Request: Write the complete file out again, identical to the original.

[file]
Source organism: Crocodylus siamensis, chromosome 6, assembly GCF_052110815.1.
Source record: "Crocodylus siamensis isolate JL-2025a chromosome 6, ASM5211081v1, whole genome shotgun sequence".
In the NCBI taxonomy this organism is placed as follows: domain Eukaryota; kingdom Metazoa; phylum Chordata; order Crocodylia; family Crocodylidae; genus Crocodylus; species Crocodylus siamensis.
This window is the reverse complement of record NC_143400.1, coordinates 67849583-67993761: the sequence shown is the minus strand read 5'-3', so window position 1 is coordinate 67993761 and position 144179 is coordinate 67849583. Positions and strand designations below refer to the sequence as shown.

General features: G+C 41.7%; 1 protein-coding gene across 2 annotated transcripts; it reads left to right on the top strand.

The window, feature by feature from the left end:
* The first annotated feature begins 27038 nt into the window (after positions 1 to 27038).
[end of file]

Source organism: Crocodylus siamensis, chromosome 6, assembly GCF_052110815.1.
Source record: "Crocodylus siamensis isolate JL-2025a chromosome 6, ASM5211081v1, whole genome shotgun sequence".
In the NCBI taxonomy this organism is placed as follows: domain Eukaryota; kingdom Metazoa; phylum Chordata; order Crocodylia; family Crocodylidae; genus Crocodylus; species Crocodylus siamensis.
This window is the reverse complement of record NC_143400.1, coordinates 67849583-67993761: the sequence shown is the minus strand read 5'-3', so window position 1 is coordinate 67993761 and position 144179 is coordinate 67849583. Positions and strand designations below refer to the sequence as shown.

General features: G+C 41.7%; 1 protein-coding gene across 2 annotated transcripts; it reads left to right on the top strand.

The window, feature by feature from the left end:
* The first annotated feature begins 27038 nt into the window (after positions 1 to 27038).